john_ku

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[Link] Chalmers on Computation: A first step From Physics to Metaethics?

I'm looking forward to checking out the responses you linked to.

One implication of the paper that I found interesting is that not every physical process implements every computation or even every computation of a comparable finite size. Thus, I find Chalmers' paper to be the most satisfactory response I've come across to Greg Egan's Dust Theory, previously discussed on lw here. (As others have anticipated though, you do need to grant a coherent and not-too-liberal notion of reliable causation, but we seem to have ample evidence for that.)

For many scientific interests, I agree that it may not be necessary to describe or conceive of the mind in these computational terms. But if one is engaged in a grand reductionist project comparable to reducing neuropsychology to molecular biology to atomic theory, then, well, it helps to have the equivalent of a precise atomic theory to reduce to. For the purposes of my philosophical research, I'm reducing metaethics to facts about the cognitive architecture of our decision algorithms, which in turn are reduced to certain kinds of instantiated computations, which are reduced a la Chalmers to physical processes, which I take to be modelled by Pearl style causal models allowing us to be otherwise agnostic about the level of explanation.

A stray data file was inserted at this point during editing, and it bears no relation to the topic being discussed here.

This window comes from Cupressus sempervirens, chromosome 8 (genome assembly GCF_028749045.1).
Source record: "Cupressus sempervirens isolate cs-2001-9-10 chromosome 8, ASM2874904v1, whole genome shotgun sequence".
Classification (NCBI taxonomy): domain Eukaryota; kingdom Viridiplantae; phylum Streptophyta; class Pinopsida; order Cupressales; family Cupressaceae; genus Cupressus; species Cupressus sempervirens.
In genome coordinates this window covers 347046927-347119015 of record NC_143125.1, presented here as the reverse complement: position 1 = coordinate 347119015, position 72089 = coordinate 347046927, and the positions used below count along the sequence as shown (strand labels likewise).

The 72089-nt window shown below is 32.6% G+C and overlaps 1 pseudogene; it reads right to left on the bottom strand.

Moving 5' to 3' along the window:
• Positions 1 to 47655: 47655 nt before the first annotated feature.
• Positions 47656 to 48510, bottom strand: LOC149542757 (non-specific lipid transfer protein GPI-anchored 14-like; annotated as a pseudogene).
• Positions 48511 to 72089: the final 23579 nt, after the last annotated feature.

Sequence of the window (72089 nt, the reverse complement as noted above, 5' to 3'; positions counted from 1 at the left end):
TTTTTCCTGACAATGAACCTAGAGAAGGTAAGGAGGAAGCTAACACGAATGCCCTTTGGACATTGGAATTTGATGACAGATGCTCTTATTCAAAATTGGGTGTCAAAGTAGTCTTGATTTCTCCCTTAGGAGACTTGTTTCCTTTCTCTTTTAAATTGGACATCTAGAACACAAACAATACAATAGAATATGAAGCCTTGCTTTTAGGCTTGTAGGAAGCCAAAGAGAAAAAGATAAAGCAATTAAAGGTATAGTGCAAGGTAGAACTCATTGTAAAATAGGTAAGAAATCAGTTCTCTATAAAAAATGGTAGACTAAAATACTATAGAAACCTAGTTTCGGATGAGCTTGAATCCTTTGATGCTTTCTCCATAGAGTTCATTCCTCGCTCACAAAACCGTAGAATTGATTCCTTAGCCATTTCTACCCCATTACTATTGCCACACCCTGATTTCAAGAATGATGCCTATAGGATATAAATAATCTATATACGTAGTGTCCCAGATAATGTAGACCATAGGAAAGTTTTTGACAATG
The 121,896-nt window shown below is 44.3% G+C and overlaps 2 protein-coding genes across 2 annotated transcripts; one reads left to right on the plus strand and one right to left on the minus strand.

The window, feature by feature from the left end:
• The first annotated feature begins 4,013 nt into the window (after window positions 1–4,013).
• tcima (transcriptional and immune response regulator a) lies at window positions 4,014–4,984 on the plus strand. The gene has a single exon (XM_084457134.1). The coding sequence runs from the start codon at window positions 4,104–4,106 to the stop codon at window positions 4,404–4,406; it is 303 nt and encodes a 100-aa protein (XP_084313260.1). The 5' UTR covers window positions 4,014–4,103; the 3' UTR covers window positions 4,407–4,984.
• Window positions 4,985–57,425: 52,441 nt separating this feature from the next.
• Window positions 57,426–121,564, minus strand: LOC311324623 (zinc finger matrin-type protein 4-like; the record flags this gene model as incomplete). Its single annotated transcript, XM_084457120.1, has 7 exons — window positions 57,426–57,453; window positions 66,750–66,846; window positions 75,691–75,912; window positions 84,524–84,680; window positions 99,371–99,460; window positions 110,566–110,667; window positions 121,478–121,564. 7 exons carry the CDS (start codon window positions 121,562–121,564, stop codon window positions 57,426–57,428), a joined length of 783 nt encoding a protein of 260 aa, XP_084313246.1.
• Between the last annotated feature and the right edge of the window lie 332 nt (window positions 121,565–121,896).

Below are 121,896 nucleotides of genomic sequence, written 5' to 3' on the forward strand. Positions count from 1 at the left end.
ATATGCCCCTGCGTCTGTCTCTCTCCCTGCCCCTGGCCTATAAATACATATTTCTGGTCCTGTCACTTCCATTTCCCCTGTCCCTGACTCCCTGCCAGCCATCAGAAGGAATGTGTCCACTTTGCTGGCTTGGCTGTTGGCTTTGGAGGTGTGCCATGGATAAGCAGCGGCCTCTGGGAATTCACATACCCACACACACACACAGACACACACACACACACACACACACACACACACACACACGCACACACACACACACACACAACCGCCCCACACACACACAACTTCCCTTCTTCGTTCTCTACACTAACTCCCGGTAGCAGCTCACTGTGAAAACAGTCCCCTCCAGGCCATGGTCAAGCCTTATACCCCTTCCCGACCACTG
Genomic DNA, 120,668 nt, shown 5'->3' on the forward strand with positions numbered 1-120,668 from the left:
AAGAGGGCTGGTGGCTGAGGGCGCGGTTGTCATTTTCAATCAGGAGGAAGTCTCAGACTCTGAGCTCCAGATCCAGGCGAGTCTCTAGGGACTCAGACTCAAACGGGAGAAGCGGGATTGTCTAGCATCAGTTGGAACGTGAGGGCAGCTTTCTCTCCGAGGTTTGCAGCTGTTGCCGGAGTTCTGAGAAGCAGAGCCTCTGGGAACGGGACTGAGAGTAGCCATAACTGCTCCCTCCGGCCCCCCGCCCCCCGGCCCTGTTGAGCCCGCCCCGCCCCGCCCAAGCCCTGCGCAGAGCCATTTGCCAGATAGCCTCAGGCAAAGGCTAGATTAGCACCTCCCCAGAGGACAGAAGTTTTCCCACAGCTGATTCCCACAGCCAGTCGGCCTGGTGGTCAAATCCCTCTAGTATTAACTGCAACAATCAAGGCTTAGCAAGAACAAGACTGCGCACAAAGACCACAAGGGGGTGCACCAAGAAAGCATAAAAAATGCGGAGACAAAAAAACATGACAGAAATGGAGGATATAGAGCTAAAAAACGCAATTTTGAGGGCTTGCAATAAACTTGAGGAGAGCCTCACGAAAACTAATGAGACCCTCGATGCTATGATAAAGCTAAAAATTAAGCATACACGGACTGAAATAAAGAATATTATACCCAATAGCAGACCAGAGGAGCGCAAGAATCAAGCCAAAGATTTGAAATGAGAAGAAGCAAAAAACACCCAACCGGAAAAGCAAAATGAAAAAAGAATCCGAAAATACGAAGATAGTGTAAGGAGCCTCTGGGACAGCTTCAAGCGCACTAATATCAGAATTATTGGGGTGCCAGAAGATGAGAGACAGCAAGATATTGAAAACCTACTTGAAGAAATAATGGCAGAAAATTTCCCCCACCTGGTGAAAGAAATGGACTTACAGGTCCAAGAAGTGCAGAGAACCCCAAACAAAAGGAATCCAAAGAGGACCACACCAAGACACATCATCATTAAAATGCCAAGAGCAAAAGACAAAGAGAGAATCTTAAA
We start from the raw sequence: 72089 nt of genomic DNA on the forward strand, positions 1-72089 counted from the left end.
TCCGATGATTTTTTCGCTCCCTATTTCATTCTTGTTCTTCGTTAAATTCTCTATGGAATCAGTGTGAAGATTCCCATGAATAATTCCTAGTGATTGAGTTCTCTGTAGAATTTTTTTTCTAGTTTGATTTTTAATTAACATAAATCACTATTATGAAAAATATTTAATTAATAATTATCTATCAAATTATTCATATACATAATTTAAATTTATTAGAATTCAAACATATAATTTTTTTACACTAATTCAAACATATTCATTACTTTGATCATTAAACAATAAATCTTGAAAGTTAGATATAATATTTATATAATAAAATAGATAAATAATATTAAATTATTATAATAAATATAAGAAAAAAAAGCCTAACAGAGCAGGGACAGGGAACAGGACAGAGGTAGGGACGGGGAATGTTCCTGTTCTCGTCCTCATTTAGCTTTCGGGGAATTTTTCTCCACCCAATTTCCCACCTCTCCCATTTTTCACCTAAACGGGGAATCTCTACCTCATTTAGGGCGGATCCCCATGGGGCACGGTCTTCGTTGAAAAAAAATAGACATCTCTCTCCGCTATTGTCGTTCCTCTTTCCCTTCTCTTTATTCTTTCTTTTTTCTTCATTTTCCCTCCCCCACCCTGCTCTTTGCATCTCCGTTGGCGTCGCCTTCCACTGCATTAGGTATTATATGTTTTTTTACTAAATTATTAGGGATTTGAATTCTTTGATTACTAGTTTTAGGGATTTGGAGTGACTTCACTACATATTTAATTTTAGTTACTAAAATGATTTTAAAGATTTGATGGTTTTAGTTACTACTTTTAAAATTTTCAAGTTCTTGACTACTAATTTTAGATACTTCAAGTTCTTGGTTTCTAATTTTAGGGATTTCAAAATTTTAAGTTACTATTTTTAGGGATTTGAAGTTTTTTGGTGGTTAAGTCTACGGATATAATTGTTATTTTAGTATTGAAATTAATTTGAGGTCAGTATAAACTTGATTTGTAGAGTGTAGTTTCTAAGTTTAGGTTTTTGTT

Welcome to Less Wrong! (6th thread, July 2013)

You're right that I was being intentionally vague. For what it's worth, I was trying to drop some hints targeted at some who might be particularly helpful. If you didn't notice them, I wouldn't worry about it. This is especially true if we haven't met in person and you don't know much about me or my situation.

Welcome to Less Wrong! (6th thread, July 2013)

Hi everyone!

I'm John Ku. I've been lurking on lesswrong since its beginning. I've also been following MIRI since around 2006 and attended the first CFAR mini-camp.

I became very interested in traditional rationality when I used analytic philosophy to think my way out of a very religious upbringing in what many would consider to be a cult. After I became an atheist, I set about rebuilding my worldview and focusing especially on metaethics to figure out what remains of ethics without God.